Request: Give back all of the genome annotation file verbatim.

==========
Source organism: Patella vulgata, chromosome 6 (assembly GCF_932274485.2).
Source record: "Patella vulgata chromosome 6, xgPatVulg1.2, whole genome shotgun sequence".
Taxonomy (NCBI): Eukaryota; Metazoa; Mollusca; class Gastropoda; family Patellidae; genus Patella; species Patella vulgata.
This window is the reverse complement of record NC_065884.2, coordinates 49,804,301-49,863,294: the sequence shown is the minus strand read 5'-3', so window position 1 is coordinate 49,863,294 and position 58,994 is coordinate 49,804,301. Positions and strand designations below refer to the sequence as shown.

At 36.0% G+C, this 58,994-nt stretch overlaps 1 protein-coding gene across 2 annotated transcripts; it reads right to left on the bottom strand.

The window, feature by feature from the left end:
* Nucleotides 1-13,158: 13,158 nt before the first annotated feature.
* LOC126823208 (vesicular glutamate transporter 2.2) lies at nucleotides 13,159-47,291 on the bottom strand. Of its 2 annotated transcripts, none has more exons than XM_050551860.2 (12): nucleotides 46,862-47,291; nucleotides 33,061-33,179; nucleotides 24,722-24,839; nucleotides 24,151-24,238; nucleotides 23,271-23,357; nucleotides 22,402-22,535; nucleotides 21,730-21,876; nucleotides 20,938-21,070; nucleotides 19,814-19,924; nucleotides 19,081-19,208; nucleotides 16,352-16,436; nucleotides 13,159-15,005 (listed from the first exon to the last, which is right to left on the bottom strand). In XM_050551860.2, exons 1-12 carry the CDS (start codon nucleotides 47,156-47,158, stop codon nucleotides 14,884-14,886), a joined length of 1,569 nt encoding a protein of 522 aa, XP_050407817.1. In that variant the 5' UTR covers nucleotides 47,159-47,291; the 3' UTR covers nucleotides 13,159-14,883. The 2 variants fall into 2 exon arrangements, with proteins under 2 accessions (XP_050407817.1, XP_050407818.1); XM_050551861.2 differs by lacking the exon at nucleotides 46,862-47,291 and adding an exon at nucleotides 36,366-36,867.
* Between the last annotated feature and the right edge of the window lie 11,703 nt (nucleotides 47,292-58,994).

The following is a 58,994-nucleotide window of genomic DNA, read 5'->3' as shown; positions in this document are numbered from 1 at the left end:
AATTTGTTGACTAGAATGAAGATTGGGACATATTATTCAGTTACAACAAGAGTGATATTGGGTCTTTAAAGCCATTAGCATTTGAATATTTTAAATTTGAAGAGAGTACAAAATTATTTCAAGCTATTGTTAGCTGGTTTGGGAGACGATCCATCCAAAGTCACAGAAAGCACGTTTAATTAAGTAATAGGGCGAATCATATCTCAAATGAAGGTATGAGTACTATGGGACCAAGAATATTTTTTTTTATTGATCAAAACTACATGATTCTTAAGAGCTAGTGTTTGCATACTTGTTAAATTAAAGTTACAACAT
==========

Source organism: Patella vulgata, chromosome 6 (assembly GCF_932274485.2).
Source record: "Patella vulgata chromosome 6, xgPatVulg1.2, whole genome shotgun sequence".
Taxonomy (NCBI): Eukaryota; Metazoa; Mollusca; class Gastropoda; family Patellidae; genus Patella; species Patella vulgata.
This window is the reverse complement of record NC_065884.2, coordinates 49,804,301-49,863,294: the sequence shown is the minus strand read 5'-3', so window position 1 is coordinate 49,863,294 and position 58,994 is coordinate 49,804,301. Positions and strand designations below refer to the sequence as shown.

At 36.0% G+C, this 58,994-nt stretch overlaps 1 protein-coding gene across 2 annotated transcripts; it reads right to left on the bottom strand.

The window, feature by feature from the left end:
* Nucleotides 1-13,158: 13,158 nt before the first annotated feature.
* LOC126823208 (vesicular glutamate transporter 2.2) lies at nucleotides 13,159-47,291 on the bottom strand. Of its 2 annotated transcripts, none has more exons than XM_050551860.2 (12): nucleotides 46,862-47,291; nucleotides 33,061-33,179; nucleotides 24,722-24,839; nucleotides 24,151-24,238; nucleotides 23,271-23,357; nucleotides 22,402-22,535; nucleotides 21,730-21,876; nucleotides 20,938-21,070; nucleotides 19,814-19,924; nucleotides 19,081-19,208; nucleotides 16,352-16,436; nucleotides 13,159-15,005 (listed from the first exon to the last, which is right to left on the bottom strand). In XM_050551860.2, exons 1-12 carry the CDS (start codon nucleotides 47,156-47,158, stop codon nucleotides 14,884-14,886), a joined length of 1,569 nt encoding a protein of 522 aa, XP_050407817.1. In that variant the 5' UTR covers nucleotides 47,159-47,291; the 3' UTR covers nucleotides 13,159-14,883. The 2 variants fall into 2 exon arrangements, with proteins under 2 accessions (XP_050407817.1, XP_050407818.1); XM_050551861.2 differs by lacking the exon at nucleotides 46,862-47,291 and adding an exon at nucleotides 36,366-36,867.
* Between the last annotated feature and the right edge of the window lie 11,703 nt (nucleotides 47,292-58,994).

The following is a 58,994-nucleotide window of genomic DNA, read 5'->3' as shown; positions in this document are numbered from 1 at the left end:
AATTTGTTGACTAGAATGAAGATTGGGACATATTATTCAGTTACAACAAGAGTGATATTGGGTCTTTAAAGCCATTAGCATTTGAATATTTTAAATTTGAAGAGAGTACAAAATTATTTCAAGCTATTGTTAGCTGGTTTGGGAGACGATCCATCCAAAGTCACAGAAAGCACGTTTAATTAAGTAATAGGGCGAATCATATCTCAAATGAAGGTATGAGTACTATGGGACCAAGAATATTTTTTTTTATTGATCAAAACTACATGATTCTTAAGAGCTAGTGTTTGCATACTTGTTAAATTAAAGTTACAACAT